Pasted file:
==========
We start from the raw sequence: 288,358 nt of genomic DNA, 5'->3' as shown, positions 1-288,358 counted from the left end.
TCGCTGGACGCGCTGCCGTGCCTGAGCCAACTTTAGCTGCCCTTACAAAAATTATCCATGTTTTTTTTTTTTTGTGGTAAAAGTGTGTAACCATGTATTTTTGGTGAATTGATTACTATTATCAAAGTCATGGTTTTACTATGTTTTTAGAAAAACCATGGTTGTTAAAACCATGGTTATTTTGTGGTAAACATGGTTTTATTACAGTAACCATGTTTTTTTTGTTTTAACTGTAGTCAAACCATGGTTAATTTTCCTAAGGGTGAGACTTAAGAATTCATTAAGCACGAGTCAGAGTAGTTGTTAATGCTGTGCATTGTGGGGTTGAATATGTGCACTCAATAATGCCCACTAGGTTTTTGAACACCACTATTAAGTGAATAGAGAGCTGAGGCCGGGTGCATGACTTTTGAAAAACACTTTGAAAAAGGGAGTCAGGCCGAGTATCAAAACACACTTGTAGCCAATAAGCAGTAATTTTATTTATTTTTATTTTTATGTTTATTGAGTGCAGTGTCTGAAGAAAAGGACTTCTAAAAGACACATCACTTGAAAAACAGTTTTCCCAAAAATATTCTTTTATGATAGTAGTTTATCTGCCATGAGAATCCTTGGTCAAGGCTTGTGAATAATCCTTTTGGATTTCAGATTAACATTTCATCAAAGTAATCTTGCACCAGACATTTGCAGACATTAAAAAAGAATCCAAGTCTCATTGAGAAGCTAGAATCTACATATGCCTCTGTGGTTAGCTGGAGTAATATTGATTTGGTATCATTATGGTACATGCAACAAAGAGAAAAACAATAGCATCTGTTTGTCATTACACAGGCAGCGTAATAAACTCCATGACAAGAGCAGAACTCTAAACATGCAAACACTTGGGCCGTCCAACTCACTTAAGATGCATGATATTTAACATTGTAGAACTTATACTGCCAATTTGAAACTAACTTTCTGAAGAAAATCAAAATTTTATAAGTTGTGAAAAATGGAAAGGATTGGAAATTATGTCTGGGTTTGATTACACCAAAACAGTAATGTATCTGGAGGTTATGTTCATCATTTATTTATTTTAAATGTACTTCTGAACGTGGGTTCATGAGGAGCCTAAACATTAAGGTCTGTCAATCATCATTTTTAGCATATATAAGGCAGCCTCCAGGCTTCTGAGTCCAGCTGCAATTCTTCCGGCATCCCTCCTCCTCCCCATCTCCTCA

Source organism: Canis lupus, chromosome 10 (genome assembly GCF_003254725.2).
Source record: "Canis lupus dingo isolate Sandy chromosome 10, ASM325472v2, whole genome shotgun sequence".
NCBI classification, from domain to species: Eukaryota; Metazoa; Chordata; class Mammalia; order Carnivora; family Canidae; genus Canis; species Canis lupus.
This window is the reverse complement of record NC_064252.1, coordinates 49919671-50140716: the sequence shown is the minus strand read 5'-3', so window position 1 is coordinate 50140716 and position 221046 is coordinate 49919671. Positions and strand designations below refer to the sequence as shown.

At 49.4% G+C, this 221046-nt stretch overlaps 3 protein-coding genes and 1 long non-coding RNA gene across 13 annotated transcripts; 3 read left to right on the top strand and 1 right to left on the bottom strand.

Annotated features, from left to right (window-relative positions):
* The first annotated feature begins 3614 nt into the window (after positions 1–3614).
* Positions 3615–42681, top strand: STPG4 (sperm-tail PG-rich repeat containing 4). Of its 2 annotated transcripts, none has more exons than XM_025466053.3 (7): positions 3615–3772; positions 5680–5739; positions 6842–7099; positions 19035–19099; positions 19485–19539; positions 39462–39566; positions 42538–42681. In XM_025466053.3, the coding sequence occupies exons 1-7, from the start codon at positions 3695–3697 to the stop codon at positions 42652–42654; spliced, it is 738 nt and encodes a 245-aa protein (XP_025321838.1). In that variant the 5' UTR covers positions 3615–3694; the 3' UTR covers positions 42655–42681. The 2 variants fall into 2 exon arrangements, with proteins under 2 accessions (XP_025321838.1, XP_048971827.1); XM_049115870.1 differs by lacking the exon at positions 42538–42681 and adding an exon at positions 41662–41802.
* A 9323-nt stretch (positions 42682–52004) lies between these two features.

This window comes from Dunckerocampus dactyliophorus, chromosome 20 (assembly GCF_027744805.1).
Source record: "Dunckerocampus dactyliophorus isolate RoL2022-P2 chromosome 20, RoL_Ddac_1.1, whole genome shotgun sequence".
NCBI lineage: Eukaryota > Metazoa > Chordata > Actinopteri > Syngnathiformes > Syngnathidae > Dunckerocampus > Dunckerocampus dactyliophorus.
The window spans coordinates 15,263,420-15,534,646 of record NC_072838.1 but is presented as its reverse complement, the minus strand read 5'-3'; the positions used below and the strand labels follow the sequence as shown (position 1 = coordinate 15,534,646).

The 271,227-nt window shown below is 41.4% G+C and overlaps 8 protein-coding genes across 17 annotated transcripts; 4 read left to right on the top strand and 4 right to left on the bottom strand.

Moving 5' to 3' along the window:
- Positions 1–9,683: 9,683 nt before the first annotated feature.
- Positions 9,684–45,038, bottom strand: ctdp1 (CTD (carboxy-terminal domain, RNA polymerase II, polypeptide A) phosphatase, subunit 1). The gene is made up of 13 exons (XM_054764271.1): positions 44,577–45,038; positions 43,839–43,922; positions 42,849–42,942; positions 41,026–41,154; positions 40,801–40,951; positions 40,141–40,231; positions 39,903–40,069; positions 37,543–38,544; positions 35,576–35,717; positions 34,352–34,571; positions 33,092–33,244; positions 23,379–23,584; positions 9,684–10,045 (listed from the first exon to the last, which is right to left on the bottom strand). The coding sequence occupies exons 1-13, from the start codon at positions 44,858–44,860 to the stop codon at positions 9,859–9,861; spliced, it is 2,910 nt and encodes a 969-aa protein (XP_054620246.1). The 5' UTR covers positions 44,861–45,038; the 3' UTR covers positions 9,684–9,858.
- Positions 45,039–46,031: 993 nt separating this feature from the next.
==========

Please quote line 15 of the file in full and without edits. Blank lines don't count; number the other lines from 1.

The window spans coordinates 15,263,420-15,534,646 of record NC_072838.1 but is presented as its reverse complement, the minus strand read 5'-3'; the positions used below and the strand labels follow the sequence as shown (position 1 = coordinate 15,534,646).